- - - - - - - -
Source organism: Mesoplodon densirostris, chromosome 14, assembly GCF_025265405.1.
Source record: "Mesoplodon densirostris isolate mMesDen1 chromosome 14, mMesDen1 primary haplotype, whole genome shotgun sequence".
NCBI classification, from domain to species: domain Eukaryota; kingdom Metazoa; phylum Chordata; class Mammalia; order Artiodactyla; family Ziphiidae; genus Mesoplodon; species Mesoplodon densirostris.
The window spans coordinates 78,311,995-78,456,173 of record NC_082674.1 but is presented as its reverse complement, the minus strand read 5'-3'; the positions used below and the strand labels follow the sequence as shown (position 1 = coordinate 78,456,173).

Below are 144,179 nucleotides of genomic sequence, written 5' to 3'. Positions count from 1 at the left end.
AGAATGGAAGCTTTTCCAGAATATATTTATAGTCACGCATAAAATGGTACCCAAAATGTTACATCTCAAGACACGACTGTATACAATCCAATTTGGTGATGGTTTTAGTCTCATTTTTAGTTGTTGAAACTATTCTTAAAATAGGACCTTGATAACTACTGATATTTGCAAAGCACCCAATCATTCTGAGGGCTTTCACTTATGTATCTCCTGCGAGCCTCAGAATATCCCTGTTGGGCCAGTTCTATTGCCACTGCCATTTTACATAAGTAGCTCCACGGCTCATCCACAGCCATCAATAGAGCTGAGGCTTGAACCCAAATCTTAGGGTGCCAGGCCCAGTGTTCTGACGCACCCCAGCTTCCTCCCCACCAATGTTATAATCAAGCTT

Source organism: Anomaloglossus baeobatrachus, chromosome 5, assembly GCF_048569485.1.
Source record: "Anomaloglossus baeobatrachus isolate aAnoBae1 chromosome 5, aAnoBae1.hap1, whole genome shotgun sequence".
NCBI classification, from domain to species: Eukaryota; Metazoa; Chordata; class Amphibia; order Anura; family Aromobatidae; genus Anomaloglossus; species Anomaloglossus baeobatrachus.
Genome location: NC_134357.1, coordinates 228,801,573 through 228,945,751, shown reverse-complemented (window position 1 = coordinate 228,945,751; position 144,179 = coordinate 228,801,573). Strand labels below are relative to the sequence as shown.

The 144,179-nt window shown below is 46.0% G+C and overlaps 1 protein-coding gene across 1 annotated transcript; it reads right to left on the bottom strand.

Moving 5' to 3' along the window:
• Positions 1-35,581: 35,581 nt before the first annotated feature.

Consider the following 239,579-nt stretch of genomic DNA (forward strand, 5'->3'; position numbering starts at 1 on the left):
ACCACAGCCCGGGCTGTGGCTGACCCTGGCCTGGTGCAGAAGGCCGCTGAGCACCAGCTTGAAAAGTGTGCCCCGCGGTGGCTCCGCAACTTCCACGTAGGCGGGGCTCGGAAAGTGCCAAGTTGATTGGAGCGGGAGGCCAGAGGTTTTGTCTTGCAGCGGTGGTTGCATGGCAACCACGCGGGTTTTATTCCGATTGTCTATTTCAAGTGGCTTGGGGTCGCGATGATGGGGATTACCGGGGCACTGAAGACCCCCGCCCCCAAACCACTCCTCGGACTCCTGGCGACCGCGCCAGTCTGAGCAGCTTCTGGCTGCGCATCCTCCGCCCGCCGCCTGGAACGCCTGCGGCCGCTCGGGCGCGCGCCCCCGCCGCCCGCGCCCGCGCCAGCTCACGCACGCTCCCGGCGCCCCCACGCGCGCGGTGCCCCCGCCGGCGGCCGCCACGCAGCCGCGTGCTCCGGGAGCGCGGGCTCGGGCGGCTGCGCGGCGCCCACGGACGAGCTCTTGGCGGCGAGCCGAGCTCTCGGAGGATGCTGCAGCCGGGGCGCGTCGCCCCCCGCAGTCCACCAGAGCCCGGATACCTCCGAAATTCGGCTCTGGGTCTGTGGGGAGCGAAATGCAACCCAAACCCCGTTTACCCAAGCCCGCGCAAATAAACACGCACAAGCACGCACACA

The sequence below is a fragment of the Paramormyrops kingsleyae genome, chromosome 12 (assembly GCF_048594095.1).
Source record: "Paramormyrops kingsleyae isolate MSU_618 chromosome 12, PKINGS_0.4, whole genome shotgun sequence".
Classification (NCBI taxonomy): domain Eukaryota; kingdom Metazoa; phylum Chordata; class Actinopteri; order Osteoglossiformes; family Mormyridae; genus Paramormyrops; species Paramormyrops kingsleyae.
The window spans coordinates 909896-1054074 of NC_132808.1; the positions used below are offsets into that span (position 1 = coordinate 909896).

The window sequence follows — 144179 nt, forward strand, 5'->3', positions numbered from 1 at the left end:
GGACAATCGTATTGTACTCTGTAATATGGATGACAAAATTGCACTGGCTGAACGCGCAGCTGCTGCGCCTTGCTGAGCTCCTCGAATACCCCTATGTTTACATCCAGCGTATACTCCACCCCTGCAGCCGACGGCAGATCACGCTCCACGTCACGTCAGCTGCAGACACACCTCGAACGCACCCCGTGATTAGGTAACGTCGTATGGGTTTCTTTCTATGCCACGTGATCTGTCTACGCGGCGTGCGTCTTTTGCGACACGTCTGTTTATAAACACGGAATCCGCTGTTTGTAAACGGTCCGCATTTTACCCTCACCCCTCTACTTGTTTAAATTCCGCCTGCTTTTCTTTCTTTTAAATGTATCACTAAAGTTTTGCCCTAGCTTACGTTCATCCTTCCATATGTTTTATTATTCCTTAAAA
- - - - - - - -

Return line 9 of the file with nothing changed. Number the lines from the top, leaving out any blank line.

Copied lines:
NCBI classification, from domain to species: Eukaryota; Metazoa; Chordata; class Amphibia; order Anura; family Aromobatidae; genus Anomaloglossus; species Anomaloglossus baeobatrachus.